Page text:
Herald-Leader Editorial

EKU must open planning process: Secrecy at public college fuels distrust

Secrecy at public college fuels distrust

May 24, 2013 

There is nothing wrong with the fact that Eastern Kentucky University is taking a long, careful look at how to best use its resources.

That's the responsible thing to do periodically, to re-examine programs and spending to be sure they reflect the university's goals and mission.

Like all change, though, this entails an element of uncertainty, and with it fear.

Everyone knows that public universities aren't magically going to see more tax dollars coming their way, so one program's growth could mean another's demise.

And that's one of the biggest problems with the secretive approach EKU has used to sort things out: it fuels fear and distrust.

A 22-member task force has been meeting behind closed doors for three months. The Board of Regents also met in private April 30 and will again next month when the task force presents its recommendations.

Regents chairman Craig Turner told Herald-Leader reporter Linda Blackford that the point of this exercise is to "get everybody going in one direction in a vision that says the key is for Eastern to get better."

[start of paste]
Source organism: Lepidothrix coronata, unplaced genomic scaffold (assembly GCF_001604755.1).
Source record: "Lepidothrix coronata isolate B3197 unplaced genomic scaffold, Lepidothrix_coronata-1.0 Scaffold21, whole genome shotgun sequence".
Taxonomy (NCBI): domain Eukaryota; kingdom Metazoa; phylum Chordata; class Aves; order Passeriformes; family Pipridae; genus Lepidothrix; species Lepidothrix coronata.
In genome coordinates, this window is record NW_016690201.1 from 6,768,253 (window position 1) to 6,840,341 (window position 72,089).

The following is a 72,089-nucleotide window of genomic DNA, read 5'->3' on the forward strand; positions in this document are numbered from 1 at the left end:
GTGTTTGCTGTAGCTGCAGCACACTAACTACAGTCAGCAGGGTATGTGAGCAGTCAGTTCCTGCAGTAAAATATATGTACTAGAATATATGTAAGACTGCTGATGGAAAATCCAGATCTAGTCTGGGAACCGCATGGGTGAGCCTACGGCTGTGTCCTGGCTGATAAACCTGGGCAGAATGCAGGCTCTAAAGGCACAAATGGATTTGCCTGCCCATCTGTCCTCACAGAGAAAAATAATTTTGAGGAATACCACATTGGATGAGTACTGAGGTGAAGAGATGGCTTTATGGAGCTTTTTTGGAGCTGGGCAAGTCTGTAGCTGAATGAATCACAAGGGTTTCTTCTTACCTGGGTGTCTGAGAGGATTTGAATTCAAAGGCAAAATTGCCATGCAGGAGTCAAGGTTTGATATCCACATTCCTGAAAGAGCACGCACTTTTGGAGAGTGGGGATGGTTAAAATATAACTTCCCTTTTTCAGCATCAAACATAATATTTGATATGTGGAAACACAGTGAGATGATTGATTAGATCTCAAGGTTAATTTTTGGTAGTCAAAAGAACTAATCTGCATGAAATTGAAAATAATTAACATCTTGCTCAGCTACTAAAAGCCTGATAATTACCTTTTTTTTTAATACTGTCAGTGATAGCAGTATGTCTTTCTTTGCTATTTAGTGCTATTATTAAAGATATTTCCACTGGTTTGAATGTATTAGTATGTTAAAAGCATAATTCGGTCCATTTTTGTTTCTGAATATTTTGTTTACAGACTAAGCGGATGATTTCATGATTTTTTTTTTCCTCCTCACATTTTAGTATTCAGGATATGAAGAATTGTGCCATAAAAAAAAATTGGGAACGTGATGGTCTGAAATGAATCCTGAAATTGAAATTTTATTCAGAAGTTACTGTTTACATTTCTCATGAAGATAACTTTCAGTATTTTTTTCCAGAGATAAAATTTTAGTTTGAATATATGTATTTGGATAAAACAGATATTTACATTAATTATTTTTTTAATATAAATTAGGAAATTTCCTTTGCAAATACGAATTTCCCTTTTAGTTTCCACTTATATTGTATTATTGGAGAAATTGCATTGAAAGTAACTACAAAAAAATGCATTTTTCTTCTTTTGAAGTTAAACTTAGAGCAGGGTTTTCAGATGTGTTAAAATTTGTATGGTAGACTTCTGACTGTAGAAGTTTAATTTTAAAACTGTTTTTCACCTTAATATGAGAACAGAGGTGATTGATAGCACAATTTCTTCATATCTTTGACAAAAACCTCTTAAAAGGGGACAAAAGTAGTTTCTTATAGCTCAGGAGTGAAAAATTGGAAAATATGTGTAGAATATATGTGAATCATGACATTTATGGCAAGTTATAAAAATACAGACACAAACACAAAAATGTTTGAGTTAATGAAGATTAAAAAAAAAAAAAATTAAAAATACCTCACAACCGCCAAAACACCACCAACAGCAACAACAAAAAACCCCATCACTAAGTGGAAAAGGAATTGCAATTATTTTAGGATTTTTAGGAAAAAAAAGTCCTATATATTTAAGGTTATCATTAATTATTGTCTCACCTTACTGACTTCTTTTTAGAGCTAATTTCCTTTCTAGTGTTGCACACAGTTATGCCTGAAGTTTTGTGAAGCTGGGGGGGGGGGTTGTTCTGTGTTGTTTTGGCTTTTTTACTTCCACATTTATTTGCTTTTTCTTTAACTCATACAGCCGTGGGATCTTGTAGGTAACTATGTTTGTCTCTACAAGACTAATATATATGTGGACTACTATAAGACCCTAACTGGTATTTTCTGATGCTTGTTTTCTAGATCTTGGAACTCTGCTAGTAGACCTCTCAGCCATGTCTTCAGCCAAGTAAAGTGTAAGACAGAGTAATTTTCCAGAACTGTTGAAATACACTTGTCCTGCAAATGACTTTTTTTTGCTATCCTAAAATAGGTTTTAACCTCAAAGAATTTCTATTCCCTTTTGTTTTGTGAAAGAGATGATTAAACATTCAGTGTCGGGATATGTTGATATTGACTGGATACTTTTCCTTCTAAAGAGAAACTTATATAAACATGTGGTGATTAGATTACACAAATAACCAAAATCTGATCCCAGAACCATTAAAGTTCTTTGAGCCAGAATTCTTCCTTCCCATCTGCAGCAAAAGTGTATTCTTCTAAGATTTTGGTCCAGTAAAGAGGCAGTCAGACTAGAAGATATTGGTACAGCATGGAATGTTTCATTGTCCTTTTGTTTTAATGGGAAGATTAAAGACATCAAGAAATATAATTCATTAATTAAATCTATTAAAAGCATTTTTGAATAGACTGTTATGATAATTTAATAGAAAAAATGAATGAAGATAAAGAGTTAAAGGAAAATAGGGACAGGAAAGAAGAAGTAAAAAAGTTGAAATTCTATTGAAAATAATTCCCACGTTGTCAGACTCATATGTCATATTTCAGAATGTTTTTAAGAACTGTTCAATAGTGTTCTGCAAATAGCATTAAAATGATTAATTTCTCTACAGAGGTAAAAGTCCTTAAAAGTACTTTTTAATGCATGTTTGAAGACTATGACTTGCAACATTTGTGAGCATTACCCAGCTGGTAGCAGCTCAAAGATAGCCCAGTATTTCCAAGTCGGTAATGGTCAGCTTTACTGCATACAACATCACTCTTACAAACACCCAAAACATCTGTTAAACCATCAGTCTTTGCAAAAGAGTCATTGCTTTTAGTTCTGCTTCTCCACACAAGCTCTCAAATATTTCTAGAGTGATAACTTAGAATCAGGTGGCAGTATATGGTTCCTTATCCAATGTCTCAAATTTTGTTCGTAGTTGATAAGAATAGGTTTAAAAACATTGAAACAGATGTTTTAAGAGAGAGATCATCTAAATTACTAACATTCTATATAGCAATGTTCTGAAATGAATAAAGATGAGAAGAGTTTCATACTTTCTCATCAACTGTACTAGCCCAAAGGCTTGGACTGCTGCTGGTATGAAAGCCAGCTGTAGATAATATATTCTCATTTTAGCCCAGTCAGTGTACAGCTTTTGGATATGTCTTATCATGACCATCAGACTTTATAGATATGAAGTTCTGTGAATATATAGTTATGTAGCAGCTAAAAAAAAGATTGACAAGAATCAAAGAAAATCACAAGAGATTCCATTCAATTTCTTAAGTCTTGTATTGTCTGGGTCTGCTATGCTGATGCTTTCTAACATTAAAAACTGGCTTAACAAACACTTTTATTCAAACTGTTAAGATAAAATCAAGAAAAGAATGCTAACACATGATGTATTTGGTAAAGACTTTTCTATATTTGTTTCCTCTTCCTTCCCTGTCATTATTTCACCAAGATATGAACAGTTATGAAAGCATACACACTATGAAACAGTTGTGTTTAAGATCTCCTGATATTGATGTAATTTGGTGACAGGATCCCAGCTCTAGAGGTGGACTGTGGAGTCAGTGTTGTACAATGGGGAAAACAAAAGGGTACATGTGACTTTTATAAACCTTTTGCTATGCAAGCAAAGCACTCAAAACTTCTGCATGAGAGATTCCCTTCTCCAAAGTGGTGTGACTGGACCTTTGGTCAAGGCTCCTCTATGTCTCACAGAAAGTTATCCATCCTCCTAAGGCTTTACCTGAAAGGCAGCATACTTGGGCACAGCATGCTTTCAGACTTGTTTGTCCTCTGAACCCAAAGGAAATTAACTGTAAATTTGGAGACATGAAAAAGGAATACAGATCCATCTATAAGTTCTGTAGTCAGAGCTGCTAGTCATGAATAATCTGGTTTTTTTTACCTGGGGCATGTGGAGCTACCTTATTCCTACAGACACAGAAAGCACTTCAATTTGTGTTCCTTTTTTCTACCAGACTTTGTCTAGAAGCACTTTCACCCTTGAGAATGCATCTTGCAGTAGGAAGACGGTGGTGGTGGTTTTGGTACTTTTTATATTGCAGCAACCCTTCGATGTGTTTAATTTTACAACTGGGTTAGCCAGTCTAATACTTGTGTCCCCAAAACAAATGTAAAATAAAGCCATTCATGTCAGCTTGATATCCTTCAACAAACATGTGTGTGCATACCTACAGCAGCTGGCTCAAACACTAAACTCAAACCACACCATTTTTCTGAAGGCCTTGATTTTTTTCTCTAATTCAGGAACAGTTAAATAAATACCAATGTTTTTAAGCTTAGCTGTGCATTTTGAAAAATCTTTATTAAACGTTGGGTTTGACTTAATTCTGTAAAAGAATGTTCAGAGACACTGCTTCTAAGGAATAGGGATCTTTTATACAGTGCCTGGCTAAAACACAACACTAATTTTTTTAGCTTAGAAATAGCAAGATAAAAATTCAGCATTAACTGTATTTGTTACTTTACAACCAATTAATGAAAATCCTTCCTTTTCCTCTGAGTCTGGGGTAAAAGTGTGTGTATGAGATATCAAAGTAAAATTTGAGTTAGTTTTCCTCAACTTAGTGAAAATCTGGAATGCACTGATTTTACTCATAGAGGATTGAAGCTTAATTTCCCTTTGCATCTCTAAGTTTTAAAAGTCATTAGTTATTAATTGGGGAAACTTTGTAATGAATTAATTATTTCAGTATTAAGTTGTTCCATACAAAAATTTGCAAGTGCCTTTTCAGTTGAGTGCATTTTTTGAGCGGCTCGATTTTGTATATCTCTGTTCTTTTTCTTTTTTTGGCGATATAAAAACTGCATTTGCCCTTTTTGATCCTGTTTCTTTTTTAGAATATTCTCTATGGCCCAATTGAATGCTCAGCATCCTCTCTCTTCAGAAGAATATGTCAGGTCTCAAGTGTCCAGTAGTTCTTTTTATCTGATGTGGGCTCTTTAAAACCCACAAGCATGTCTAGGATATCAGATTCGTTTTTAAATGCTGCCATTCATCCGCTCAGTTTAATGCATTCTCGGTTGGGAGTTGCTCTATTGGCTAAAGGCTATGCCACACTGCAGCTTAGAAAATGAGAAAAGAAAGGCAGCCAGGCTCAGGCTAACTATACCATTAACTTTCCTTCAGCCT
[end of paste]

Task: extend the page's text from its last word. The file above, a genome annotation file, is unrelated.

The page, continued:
However, that's going to be tough since the faculty and staff have largely been excluded from participating in building the vision or having any input into the direction.

It's also troubling that EKU, which has already gained a black eye in terms of openness by pursuing, unsuccessfully and at great expense, a long legal fight to keep information about the firing of the manager of its new performing arts center out of public view, is again trying to keep its public business private.

That skates too close to violating Kentucky's freedom of information statutes, as First Amendment lawyer Jon Fleischaker told Blackford.

"I think the idea that a public university can treat itself like a private corporation when they're dealing with public dollars is inappropriate and it's against the law," Fleischaker said.

This is all doubly concerning because a new president, Michael Benson, will take over at EKU August 1 from retiring Doug Whitlock, who set this budget examination in motion in February.

Benson has been kept apprised of the task force's work and has approved the changes made so far.

It will be tough for Benson to get buy-in from a faculty and staff that have been shut out of the process. We hope Benson will make it a first order of business to change the administrative culture at EKU to one that respects both the campus community and the law, by sharing as much information as possible.

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